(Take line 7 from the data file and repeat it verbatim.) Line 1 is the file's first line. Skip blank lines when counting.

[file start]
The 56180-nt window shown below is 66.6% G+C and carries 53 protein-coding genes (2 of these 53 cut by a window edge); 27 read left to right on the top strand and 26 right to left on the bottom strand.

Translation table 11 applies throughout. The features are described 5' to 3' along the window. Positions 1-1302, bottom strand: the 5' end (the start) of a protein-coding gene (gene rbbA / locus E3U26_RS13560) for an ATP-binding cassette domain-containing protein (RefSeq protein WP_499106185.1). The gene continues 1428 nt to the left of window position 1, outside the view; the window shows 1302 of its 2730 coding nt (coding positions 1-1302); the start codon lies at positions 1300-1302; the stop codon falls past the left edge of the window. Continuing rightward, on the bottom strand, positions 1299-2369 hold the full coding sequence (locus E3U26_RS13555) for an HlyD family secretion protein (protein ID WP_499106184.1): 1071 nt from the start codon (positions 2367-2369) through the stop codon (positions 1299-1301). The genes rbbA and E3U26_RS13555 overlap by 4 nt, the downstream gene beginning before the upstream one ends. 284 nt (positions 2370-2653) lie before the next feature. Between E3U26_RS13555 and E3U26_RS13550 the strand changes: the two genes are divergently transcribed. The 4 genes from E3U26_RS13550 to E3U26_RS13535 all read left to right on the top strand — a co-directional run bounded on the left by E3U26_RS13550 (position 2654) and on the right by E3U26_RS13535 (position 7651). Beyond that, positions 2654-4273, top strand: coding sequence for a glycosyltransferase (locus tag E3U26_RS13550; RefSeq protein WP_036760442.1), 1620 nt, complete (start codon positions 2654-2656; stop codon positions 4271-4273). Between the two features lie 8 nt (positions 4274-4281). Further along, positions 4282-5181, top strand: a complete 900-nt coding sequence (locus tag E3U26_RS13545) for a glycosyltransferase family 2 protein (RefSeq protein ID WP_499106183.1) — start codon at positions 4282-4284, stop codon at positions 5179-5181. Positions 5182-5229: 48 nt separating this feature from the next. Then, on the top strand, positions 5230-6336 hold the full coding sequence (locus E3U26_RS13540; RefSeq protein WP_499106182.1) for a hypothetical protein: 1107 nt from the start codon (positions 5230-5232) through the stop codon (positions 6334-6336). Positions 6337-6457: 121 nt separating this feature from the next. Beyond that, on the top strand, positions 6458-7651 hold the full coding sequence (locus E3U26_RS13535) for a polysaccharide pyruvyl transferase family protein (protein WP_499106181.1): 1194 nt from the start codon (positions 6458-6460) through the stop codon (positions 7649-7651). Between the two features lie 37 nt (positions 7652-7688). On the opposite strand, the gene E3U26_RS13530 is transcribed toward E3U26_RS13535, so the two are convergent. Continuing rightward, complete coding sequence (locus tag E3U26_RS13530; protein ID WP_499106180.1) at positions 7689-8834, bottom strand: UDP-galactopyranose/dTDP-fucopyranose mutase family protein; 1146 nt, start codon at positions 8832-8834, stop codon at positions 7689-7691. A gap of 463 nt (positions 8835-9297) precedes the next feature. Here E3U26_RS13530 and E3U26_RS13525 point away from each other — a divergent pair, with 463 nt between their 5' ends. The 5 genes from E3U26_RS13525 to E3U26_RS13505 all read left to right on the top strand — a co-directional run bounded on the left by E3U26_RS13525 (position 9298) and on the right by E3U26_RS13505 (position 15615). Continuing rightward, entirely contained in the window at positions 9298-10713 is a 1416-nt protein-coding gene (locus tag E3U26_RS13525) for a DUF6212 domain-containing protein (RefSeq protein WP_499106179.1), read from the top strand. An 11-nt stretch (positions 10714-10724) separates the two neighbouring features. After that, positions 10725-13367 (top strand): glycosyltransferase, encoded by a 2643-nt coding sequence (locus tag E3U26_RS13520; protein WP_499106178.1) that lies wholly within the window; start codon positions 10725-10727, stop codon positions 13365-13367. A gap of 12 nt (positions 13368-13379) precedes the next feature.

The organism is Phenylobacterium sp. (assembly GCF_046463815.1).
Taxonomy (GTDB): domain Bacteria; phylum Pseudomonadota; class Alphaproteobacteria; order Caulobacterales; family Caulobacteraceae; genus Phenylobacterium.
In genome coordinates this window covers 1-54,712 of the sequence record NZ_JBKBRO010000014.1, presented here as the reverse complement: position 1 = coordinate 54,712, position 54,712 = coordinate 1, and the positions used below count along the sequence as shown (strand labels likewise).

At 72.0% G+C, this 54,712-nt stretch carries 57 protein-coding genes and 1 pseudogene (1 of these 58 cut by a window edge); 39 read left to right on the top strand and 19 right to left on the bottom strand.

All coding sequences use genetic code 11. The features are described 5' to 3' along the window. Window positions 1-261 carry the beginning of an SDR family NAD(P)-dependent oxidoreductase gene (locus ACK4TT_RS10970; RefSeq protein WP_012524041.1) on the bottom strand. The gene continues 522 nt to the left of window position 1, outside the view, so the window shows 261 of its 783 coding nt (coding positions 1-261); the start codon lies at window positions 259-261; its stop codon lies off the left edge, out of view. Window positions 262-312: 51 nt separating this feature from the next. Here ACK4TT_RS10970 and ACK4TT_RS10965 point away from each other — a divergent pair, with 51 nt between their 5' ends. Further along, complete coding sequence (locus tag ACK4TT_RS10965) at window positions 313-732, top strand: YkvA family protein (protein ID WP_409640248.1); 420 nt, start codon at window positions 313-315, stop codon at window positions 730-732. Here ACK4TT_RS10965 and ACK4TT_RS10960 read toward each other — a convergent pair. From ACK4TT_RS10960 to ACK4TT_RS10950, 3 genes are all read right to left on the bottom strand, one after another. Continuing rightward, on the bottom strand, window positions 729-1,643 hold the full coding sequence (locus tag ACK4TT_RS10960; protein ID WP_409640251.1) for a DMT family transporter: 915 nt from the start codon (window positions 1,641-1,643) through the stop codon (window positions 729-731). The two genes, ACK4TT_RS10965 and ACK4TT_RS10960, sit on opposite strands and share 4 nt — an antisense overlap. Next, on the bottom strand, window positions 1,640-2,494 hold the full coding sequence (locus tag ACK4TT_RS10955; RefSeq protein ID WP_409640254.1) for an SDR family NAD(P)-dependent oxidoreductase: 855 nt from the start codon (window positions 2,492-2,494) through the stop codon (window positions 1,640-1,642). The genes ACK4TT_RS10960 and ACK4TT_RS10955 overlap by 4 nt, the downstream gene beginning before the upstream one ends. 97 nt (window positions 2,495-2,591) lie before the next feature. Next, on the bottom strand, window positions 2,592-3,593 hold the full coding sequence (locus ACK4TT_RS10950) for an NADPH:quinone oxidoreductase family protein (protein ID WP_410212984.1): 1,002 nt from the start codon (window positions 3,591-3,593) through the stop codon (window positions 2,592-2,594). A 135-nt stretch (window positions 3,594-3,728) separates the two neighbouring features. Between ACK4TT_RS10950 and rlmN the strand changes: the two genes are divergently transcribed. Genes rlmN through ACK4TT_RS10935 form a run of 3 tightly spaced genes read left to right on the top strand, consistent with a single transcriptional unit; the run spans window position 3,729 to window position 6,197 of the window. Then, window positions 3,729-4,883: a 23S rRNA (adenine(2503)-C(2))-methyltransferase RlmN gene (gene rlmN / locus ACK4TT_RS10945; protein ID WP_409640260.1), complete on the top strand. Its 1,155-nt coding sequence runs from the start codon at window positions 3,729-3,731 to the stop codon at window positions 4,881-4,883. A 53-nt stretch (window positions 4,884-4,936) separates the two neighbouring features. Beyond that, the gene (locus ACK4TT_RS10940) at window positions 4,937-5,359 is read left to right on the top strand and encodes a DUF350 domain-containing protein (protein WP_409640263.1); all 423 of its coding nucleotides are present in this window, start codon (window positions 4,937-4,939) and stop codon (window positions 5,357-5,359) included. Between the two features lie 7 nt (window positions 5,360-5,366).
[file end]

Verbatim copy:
All coding sequences use genetic code 11. The features are described 5' to 3' along the window. Window positions 1-261 carry the beginning of an SDR family NAD(P)-dependent oxidoreductase gene (locus ACK4TT_RS10970; RefSeq protein WP_012524041.1) on the bottom strand. The gene continues 522 nt to the left of window position 1, outside the view, so the window shows 261 of its 783 coding nt (coding positions 1-261); the start codon lies at window positions 259-261; its stop codon lies off the left edge, out of view. Window positions 262-312: 51 nt separating this feature from the next. Here ACK4TT_RS10970 and ACK4TT_RS10965 point away from each other — a divergent pair, with 51 nt between their 5' ends. Further along, complete coding sequence (locus tag ACK4TT_RS10965) at window positions 313-732, top strand: YkvA family protein (protein ID WP_409640248.1); 420 nt, start codon at window positions 313-315, stop codon at window positions 730-732. Here ACK4TT_RS10965 and ACK4TT_RS10960 read toward each other — a convergent pair. From ACK4TT_RS10960 to ACK4TT_RS10950, 3 genes are all read right to left on the bottom strand, one after another. Continuing rightward, on the bottom strand, window positions 729-1,643 hold the full coding sequence (locus tag ACK4TT_RS10960; protein ID WP_409640251.1) for a DMT family transporter: 915 nt from the start codon (window positions 1,641-1,643) through the stop codon (window positions 729-731). The two genes, ACK4TT_RS10965 and ACK4TT_RS10960, sit on opposite strands and share 4 nt — an antisense overlap. Next, on the bottom strand, window positions 1,640-2,494 hold the full coding sequence (locus tag ACK4TT_RS10955; RefSeq protein ID WP_409640254.1) for an SDR family NAD(P)-dependent oxidoreductase: 855 nt from the start codon (window positions 2,492-2,494) through the stop codon (window positions 1,640-1,642). The genes ACK4TT_RS10960 and ACK4TT_RS10955 overlap by 4 nt, the downstream gene beginning before the upstream one ends. 97 nt (window positions 2,495-2,591) lie before the next feature. Next, on the bottom strand, window positions 2,592-3,593 hold the full coding sequence (locus ACK4TT_RS10950) for an NADPH:quinone oxidoreductase family protein (protein ID WP_410212984.1): 1,002 nt from the start codon (window positions 3,591-3,593) through the stop codon (window positions 2,592-2,594). A 135-nt stretch (window positions 3,594-3,728) separates the two neighbouring features. Between ACK4TT_RS10950 and rlmN the strand changes: the two genes are divergently transcribed. Genes rlmN through ACK4TT_RS10935 form a run of 3 tightly spaced genes read left to right on the top strand, consistent with a single transcriptional unit; the run spans window position 3,729 to window position 6,197 of the window. Then, window positions 3,729-4,883: a 23S rRNA (adenine(2503)-C(2))-methyltransferase RlmN gene (gene rlmN / locus ACK4TT_RS10945; protein ID WP_409640260.1), complete on the top strand. Its 1,155-nt coding sequence runs from the start codon at window positions 3,729-3,731 to the stop codon at window positions 4,881-4,883. A 53-nt stretch (window positions 4,884-4,936) separates the two neighbouring features. Beyond that, the gene (locus ACK4TT_RS10940) at window positions 4,937-5,359 is read left to right on the top strand and encodes a DUF350 domain-containing protein (protein WP_409640263.1); all 423 of its coding nucleotides are present in this window, start codon (window positions 4,937-4,939) and stop codon (window positions 5,357-5,359) included. Between the two features lie 7 nt (window positions 5,360-5,366).